Hybrid courses with a focus on practice-orientated education and self-guided learning phases are on the rise on the higher education sector. Disciplines in Life Sciences implicate a high degree of practical laboratory expertise. The University of Applied Sciences (UAS) in Vienna, Austria, has thus been endeavoured offering students a high qualitative education integrating hybrid courses based on PBL principles, which consist of on-site (including the transmission of necessary background and practical laboratory training) and off-site (including self-study phases) sessions. As practical laboratory units are central in those courses, the restrictive measures, including the transition to a complete online teaching format due to the first Covid-19-pandemic lock-down, had severe effects on the implementation and the quality of the curriculum. According to surveys made specifically to address this problematic situation, it can be concluded that on-site practical units are fundamental for certain disciplines such as Life Sciences.
  • Disagreeing About the Problem in PBL: How Students Negotiate Disagreements Regarding the Problem in PBL

    Velmurugan, Giajenthiran; Stentoft, Diana; Davidsen, Jacob Gorm (Aalborg University Press, 2021-12-20)
    An essential part of Problem-Based Learning (PBL) is the students’ groupwork. What happens in students’ group work when no tutor/facilitator is present is normally a hidden land. Thus, there is limited research on students’ interactional way of doing PBL, this study tries to amend this by looking at how students conduct group work without any tutor/facilitator present. In this study, our research question is: How do students negotiate disagreements in their decision-making regarding their problem construction, and which element(s) in the interaction establishes if the decision is made or not? With a focus on students’ interactional work, we used video-observation to gather data of a 3rd semester Engineering Group at Aalborg University, Denmark. Our findings indicate that the conversation's structure has a profound impact on whether a decision proposal is accepted. Thus, the individual’s ability to hold on to their position and answer questions towards one’s proposal determines if other group members follow your suggestion. The study provides knowledge to an under-researched area of PBL and recommends a focus on PBL students’ interactional work in relation to near future cases of PBL.
  • Entire issue

    Helligsø, Annemette (Aalborg University Press, 2021-12-20)
  • Editorial

    Bertel, Lykke Brogaard; Kolmos, Anette; Ryberg, Thomas (Aalborg University Press, 2021-12-20)
  • Facilitating Reflection and Progression in PBL: A Content Analysis of Generic Competences in Formal PBL Curricula

    Boelt, Anders Melbye; Kolmos, Anette; Brogaard Bertel, Lykke (Aalborg University Press, 2021-12-20)
    This paper proposes a systematic approach to the analysis of the prevalence of generic competences in formal problem-based learning (PBL) curricula at higher education institutions and universities in which generic competences are an integral and integrated part of the curriculum, with a particular focus on how the generic competences are specified explicitly in the curriculum. A case study on the implementation of PBL competences at Aalborg University (AAU) shows, that the dialectic relationship between knowledge and practice is limited after the first semester, with the risk that both knowledge, skills, and competences related to PBL become tacit and thus might be less easily expressed and related to the development of a professional identity. Based on this we argue that revision of the formal curricula must support students with theoretical knowledge on PBL, project management, and group collaboration throughout the study to accommodate a greater variety in types of problems, projects, and complexity. This calls for further elaboration of ‘generic’ competence frameworks and points to challenges and potentials for near-future and next practice curriculum development particularly with attention to the concept of progression, thus providing a benchmark for future research assessing the integration of PBL competences in formal curricula.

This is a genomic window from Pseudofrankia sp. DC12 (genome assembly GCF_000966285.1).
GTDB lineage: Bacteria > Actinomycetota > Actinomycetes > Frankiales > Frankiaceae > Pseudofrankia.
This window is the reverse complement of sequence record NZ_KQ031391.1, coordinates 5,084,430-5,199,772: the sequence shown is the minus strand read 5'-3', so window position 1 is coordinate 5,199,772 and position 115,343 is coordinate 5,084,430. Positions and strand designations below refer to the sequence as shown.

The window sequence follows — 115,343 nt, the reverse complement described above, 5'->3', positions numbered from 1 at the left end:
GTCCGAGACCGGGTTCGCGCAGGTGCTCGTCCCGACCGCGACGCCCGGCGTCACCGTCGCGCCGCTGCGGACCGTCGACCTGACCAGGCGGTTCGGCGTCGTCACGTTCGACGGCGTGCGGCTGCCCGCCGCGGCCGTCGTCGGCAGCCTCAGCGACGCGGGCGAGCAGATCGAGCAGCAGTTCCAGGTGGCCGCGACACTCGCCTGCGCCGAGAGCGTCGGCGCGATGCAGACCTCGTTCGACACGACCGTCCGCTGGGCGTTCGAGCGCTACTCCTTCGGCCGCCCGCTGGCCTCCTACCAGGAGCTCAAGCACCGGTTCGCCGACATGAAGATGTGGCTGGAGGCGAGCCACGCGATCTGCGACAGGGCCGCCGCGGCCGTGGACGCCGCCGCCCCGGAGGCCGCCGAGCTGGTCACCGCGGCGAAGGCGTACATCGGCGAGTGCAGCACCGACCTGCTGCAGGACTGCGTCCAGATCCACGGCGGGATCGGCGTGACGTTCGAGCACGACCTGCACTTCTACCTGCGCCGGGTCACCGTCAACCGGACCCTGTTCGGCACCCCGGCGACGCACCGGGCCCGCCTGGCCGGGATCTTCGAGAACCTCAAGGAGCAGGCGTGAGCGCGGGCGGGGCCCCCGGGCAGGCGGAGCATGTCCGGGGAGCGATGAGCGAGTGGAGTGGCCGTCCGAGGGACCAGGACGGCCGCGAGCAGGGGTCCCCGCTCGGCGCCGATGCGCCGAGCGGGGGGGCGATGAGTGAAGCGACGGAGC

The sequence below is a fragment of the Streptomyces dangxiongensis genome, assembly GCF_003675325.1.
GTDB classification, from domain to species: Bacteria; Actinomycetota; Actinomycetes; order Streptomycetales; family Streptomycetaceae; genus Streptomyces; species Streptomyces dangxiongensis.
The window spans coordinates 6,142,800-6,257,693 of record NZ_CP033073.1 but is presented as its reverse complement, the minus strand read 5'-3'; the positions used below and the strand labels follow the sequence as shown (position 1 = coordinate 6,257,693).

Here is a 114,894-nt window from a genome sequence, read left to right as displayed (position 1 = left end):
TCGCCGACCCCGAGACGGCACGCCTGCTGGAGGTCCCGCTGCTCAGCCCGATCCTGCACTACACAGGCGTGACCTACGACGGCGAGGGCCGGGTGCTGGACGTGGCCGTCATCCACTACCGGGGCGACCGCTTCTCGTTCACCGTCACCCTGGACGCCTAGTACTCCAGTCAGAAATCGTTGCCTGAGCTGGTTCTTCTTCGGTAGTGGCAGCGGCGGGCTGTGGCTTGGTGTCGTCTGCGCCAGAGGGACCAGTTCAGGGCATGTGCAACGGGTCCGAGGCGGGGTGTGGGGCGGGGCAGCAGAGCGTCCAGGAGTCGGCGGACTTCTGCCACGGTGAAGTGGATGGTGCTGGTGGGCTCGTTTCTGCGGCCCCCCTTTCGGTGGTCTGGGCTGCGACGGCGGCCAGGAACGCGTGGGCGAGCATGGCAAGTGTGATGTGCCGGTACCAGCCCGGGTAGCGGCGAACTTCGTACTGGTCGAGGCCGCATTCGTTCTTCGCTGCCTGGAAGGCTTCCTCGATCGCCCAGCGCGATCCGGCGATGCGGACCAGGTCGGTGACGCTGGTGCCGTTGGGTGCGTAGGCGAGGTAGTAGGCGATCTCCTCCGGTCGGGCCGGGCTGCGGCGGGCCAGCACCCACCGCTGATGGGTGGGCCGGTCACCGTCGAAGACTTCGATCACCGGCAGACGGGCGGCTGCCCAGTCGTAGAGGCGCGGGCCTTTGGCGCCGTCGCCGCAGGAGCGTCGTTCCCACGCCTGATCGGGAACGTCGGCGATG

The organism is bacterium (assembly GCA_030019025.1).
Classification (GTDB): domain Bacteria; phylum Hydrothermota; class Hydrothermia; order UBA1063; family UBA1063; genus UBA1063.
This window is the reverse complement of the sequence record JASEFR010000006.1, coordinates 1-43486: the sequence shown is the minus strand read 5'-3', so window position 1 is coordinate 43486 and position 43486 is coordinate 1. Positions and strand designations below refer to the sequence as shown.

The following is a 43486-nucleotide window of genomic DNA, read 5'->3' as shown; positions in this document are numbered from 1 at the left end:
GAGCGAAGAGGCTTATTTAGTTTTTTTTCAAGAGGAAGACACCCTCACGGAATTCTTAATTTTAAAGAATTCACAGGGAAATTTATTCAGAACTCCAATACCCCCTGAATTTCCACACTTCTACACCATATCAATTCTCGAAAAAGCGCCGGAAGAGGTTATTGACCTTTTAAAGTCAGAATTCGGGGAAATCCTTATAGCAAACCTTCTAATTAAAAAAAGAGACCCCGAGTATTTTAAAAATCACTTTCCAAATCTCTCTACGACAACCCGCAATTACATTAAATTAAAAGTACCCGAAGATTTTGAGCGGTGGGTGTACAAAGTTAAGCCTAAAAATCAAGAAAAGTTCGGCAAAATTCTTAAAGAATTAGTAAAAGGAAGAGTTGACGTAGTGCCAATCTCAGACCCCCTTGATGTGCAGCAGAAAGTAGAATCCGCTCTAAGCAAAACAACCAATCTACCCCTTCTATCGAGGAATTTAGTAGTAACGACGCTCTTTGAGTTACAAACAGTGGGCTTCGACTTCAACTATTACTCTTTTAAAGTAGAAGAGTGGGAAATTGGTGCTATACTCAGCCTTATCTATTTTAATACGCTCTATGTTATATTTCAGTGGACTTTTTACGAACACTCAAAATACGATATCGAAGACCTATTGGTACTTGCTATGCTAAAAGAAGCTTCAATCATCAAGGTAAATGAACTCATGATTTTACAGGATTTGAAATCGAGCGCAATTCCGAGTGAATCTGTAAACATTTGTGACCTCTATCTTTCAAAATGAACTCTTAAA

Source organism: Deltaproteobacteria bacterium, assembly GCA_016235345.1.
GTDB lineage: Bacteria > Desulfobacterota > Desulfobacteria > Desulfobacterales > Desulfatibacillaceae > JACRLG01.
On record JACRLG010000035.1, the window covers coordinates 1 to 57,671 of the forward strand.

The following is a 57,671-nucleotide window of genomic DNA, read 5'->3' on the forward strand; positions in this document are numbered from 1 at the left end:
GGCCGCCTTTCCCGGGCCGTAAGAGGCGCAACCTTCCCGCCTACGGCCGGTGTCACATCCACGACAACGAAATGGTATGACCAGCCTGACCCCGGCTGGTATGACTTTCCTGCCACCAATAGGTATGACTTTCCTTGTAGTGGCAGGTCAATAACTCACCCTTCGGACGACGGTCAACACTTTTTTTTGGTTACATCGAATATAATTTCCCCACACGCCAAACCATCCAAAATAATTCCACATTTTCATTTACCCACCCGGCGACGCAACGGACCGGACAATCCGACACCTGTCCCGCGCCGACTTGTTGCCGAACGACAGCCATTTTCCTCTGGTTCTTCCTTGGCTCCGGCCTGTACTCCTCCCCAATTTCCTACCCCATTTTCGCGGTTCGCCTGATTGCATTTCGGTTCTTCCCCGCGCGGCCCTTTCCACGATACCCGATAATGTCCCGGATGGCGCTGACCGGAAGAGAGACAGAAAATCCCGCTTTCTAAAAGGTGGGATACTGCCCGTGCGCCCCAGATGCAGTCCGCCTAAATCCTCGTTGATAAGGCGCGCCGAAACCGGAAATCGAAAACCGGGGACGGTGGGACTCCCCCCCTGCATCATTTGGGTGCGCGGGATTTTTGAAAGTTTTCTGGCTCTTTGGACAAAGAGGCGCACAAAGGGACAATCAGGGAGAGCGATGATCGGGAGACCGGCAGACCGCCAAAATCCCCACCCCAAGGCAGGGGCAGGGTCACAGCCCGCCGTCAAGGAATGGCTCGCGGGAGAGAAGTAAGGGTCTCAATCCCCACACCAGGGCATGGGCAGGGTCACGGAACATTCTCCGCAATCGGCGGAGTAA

• Creating Landscapes of Practice through Sequential Learning - A New Vision for PBL

    Gyldendahl Jensen, Camilla; Gade, Peter; Dodensig Madsen, Jannie; Andersen, Michael; Olsen, Frank (Aalborg University Press, 2021-12-20)
    In the current conceptualisations of Problem Based Learning and how we practice it, the students are expected to possess the necessary academic competencies in order to study through PBL. However, a desk research reveals that students in many cases don't have the necessary understanding or conceptual comprehension of disciplines such as problem formulation, analysis, exploration, literature review etc., which prevents them from unfolding an explorative approach to their professional practice. This article thus discusses Dewey's concepts of sequential inquiry processes to create new forms of learning designs to bolden further students ability to work problem-based. The article discusses through the development of iterative learning design how structured sequences of activities can provide a descriptive language to qualify a methodology for PBL. The study is based on Educational Design Research (EDR) as the overarching framework where the methods of Design thinking inform the design activities through iterative processes. Through a period of two years a total of 400 students at the education of ATCM, at University College of Northern Denmark has participated. The data collection included results from observation, reflective portfolios and sound recordings from the students' group work in combination with sketches, drawing and artefacts from the iterative design process.